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Author Topic: Preparing you Thanksgiving Turkey...from barnyard to kitchen table  (Read 2342 times)
Brian D. Bray
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« on: November 25, 2010, 01:40:36 AM »

I just finished dressing (actually it's undressing) a turkey for tomorrow's Thanksgiving dinner.

Though to late to be useful for this Thanksgiving it might be handy information come Christmas, new year or anytime a fresh turkey dinner is contemplated.  

I thought it might be useful to relate how it was done over a century ago. According to those in my life who were born prior to 1880 this is the way it should be done.
1. Using a slip hook* catch the chosen turkey by one foot.
2. Carry turkey from the yard by holding it by both feet in the left hand (right hand if left handed).
3. Stretch turkeys head and neck across top of chopping block.
4. Sever head with swift blow with a sharp hatch (my choice) or axe (harder to wield).
5. When birds stops thrashing hang it by its feet from hook, limb, or gambrel.
6. As bird finishes bleeding out, remove larger flight and tail feathers using pliers or other grasping implement.
7. While so engaged it might be noted that upon completion of bleed out, the muscles will relax and the wings and feathers will drop.
8. Begin removing body feathers by grasping handfuls and pulling downward.  (feathers naturally lean [flow] from the head towards the tail so the feathers are being pulled against the grain.  Pulling them in direction of flow causes the skin to act as a clap grasping the feathers harder).
9.Once feathers are removed use a torch (I use a propane torch but twisted newspaper works well too)to singe to remove hairs and scale.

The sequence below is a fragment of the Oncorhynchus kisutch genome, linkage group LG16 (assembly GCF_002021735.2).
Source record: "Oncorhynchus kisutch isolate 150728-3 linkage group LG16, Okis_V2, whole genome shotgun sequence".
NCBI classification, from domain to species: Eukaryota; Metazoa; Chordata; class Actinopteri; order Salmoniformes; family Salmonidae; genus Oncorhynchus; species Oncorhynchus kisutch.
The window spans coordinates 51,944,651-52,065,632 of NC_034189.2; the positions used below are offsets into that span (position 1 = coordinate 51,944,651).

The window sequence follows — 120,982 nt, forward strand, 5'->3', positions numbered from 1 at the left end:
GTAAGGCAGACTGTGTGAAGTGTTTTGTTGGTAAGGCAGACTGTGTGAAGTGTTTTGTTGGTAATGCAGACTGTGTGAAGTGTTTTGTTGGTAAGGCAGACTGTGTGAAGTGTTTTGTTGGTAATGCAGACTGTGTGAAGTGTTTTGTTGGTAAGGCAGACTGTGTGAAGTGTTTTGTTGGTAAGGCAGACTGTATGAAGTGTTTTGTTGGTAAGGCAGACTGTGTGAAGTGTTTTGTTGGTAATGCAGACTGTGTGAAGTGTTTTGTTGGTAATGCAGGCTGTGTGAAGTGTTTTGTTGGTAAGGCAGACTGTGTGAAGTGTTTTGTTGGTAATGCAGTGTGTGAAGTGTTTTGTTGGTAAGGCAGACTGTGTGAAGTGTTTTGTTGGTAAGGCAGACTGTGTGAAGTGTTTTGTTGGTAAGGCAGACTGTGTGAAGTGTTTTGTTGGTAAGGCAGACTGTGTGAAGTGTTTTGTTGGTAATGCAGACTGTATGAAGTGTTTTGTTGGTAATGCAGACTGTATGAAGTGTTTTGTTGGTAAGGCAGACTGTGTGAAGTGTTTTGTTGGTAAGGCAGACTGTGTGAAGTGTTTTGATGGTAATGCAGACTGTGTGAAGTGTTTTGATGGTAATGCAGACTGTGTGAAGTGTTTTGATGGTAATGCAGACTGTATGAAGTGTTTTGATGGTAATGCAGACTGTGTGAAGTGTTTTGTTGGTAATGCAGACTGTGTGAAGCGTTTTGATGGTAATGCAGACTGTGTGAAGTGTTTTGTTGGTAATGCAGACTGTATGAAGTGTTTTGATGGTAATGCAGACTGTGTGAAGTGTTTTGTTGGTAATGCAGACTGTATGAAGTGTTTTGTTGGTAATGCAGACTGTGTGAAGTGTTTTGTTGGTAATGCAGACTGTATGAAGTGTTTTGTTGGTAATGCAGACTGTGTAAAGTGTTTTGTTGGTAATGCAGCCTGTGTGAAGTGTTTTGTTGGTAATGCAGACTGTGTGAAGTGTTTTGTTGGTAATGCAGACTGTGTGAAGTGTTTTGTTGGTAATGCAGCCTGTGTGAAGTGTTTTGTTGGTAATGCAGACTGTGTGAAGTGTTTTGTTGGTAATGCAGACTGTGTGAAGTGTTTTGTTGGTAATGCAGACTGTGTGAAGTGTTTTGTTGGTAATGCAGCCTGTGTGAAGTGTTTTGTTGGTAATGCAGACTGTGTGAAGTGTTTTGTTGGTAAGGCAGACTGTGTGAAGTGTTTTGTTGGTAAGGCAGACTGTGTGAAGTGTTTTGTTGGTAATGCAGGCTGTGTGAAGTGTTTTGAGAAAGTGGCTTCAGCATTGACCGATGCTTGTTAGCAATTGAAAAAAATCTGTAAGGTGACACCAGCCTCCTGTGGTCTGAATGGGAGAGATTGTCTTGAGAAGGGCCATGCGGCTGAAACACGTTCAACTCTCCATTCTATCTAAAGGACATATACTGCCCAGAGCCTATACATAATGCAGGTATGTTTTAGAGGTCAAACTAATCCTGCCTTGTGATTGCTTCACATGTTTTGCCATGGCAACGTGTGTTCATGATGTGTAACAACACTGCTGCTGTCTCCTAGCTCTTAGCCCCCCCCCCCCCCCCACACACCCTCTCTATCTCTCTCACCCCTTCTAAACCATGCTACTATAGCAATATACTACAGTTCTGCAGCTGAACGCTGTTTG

10.  Remove singed hair and scale by scrubbing with a vegetable brush under running water.
11. From a spot between the shoulders cut a slit skin deep to the end of the neck and trim wattle or feathers still attached to neck end.
12. Skin neck back to shoulder and sever neck at shoulder joint (or as close to it as you can get) and place neck aside. Remove crop.
13. From rear if of breast bone make slit skin deep down to and around the anus and remove entrails setting aside gizzard, heart, and liver with neck.
14. Rinse body cavity with cold running water again using vegetable brush on skin.  
15. Inspect for and remove and missed pin feathers.
16. Rub carcass with seasonings of choice and chill until cooking time.

Notice there is no boiling water mentioned.  Contrary to popular belief hot water makes plucking a chicken or turkey harder by setting the muscle and not letting them relax and making them hot, wet, and oily.

*a slip hook is a long slender  Shepard's hook shaped hook about 3/4-1 inch wide X 2inches with a flared tip that is used to catch poultry. Using a metal rod, like those used for welding, bend it into a narrow ? shape and attach to a 3-4 foot handle.  The depth of the hook should be 2-3 inches from mouth to bend.
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Life is a school.  What have you learned?   Brian      The greatest danger to our society is apathy, vote in every election!